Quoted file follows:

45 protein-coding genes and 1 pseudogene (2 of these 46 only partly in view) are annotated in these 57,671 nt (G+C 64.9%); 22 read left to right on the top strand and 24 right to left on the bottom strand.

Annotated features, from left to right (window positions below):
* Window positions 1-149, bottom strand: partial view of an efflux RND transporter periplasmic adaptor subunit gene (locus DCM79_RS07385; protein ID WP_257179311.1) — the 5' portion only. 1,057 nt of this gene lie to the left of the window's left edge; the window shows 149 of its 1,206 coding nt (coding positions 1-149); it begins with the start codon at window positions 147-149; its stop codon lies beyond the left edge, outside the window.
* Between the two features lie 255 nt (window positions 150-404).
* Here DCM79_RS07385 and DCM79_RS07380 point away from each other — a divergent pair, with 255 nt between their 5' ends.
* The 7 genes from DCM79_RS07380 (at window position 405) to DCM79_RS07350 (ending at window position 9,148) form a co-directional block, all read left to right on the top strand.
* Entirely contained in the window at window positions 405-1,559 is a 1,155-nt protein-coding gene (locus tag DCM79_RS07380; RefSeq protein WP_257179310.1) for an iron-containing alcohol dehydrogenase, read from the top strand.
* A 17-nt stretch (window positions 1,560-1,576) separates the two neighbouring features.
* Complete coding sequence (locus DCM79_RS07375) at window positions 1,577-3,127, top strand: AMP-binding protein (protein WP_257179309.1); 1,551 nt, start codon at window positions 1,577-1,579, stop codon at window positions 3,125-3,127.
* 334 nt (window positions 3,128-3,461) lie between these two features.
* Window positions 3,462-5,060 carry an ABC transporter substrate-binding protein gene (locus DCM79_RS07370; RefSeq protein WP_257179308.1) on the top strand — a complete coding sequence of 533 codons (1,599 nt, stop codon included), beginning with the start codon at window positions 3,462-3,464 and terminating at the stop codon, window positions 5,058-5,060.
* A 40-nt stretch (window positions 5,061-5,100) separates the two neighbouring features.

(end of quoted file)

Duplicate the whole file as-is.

45 protein-coding genes and 1 pseudogene (2 of these 46 only partly in view) are annotated in these 57,671 nt (G+C 64.9%); 22 read left to right on the top strand and 24 right to left on the bottom strand.

Annotated features, from left to right (window positions below):
* Window positions 1-149, bottom strand: partial view of an efflux RND transporter periplasmic adaptor subunit gene (locus DCM79_RS07385; protein ID WP_257179311.1) — the 5' portion only. 1,057 nt of this gene lie to the left of the window's left edge; the window shows 149 of its 1,206 coding nt (coding positions 1-149); it begins with the start codon at window positions 147-149; its stop codon lies beyond the left edge, outside the window.
* Between the two features lie 255 nt (window positions 150-404).
* Here DCM79_RS07385 and DCM79_RS07380 point away from each other — a divergent pair, with 255 nt between their 5' ends.
* The 7 genes from DCM79_RS07380 (at window position 405) to DCM79_RS07350 (ending at window position 9,148) form a co-directional block, all read left to right on the top strand.
* Entirely contained in the window at window positions 405-1,559 is a 1,155-nt protein-coding gene (locus tag DCM79_RS07380; RefSeq protein WP_257179310.1) for an iron-containing alcohol dehydrogenase, read from the top strand.
* A 17-nt stretch (window positions 1,560-1,576) separates the two neighbouring features.
* Complete coding sequence (locus DCM79_RS07375) at window positions 1,577-3,127, top strand: AMP-binding protein (protein WP_257179309.1); 1,551 nt, start codon at window positions 1,577-1,579, stop codon at window positions 3,125-3,127.
* 334 nt (window positions 3,128-3,461) lie between these two features.
* Window positions 3,462-5,060 carry an ABC transporter substrate-binding protein gene (locus DCM79_RS07370; RefSeq protein WP_257179308.1) on the top strand — a complete coding sequence of 533 codons (1,599 nt, stop codon included), beginning with the start codon at window positions 3,462-3,464 and terminating at the stop codon, window positions 5,058-5,060.
* A 40-nt stretch (window positions 5,061-5,100) separates the two neighbouring features.